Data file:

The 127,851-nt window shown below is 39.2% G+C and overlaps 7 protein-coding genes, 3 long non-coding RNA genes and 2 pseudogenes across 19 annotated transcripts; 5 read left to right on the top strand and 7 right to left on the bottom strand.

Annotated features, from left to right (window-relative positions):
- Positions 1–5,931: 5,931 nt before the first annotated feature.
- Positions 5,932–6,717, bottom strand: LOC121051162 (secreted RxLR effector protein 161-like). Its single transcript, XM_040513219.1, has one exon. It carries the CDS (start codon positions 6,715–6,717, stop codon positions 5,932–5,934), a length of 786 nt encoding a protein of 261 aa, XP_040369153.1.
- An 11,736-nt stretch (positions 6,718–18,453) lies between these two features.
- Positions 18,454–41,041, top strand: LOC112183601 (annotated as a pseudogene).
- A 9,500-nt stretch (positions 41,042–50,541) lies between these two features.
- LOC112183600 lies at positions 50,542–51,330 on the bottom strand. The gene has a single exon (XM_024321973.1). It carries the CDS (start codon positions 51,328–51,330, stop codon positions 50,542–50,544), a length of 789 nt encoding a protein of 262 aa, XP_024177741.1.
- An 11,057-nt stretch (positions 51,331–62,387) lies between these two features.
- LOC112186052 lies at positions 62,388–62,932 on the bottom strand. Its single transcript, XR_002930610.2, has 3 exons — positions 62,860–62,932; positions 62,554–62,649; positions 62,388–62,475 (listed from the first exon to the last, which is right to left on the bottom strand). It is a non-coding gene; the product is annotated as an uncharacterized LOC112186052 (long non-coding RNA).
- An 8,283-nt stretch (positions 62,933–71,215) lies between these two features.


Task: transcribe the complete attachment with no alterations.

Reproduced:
The 127,851-nt window shown below is 39.2% G+C and overlaps 7 protein-coding genes, 3 long non-coding RNA genes and 2 pseudogenes across 19 annotated transcripts; 5 read left to right on the top strand and 7 right to left on the bottom strand.

Annotated features, from left to right (window-relative positions):
- Positions 1–5,931: 5,931 nt before the first annotated feature.
- Positions 5,932–6,717, bottom strand: LOC121051162 (secreted RxLR effector protein 161-like). Its single transcript, XM_040513219.1, has one exon. It carries the CDS (start codon positions 6,715–6,717, stop codon positions 5,932–5,934), a length of 786 nt encoding a protein of 261 aa, XP_040369153.1.
- An 11,736-nt stretch (positions 6,718–18,453) lies between these two features.
- Positions 18,454–41,041, top strand: LOC112183601 (annotated as a pseudogene).
- A 9,500-nt stretch (positions 41,042–50,541) lies between these two features.
- LOC112183600 lies at positions 50,542–51,330 on the bottom strand. The gene has a single exon (XM_024321973.1). It carries the CDS (start codon positions 51,328–51,330, stop codon positions 50,542–50,544), a length of 789 nt encoding a protein of 262 aa, XP_024177741.1.
- An 11,057-nt stretch (positions 51,331–62,387) lies between these two features.
- LOC112186052 lies at positions 62,388–62,932 on the bottom strand. Its single transcript, XR_002930610.2, has 3 exons — positions 62,860–62,932; positions 62,554–62,649; positions 62,388–62,475 (listed from the first exon to the last, which is right to left on the bottom strand). It is a non-coding gene; the product is annotated as an uncharacterized LOC112186052 (long non-coding RNA).
- An 8,283-nt stretch (positions 62,933–71,215) lies between these two features.